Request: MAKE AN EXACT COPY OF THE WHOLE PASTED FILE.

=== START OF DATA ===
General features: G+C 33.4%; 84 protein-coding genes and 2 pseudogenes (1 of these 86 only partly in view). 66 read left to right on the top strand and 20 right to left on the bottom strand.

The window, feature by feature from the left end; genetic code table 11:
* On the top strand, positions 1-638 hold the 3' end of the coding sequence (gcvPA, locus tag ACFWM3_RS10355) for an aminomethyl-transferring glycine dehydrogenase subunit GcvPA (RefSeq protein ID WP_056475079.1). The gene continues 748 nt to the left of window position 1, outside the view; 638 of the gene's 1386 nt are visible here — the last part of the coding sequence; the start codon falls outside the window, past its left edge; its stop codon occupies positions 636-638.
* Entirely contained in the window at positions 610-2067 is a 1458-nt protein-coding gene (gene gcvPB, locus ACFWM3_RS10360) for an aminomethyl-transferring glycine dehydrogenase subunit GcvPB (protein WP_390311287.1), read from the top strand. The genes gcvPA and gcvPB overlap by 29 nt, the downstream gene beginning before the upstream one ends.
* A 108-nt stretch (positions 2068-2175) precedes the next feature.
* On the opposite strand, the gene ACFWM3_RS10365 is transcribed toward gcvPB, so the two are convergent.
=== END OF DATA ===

General features: G+C 33.4%; 84 protein-coding genes and 2 pseudogenes (1 of these 86 only partly in view). 66 read left to right on the top strand and 20 right to left on the bottom strand.

The window, feature by feature from the left end; genetic code table 11:
* On the top strand, positions 1-638 hold the 3' end of the coding sequence (gcvPA, locus tag ACFWM3_RS10355) for an aminomethyl-transferring glycine dehydrogenase subunit GcvPA (RefSeq protein ID WP_056475079.1). The gene continues 748 nt to the left of window position 1, outside the view; 638 of the gene's 1386 nt are visible here — the last part of the coding sequence; the start codon falls outside the window, past its left edge; its stop codon occupies positions 636-638.
* Entirely contained in the window at positions 610-2067 is a 1458-nt protein-coding gene (gene gcvPB, locus ACFWM3_RS10360) for an aminomethyl-transferring glycine dehydrogenase subunit GcvPB (protein WP_390311287.1), read from the top strand. The genes gcvPA and gcvPB overlap by 29 nt, the downstream gene beginning before the upstream one ends.
* A 108-nt stretch (positions 2068-2175) precedes the next feature.
* On the opposite strand, the gene ACFWM3_RS10365 is transcribed toward gcvPB, so the two are convergent.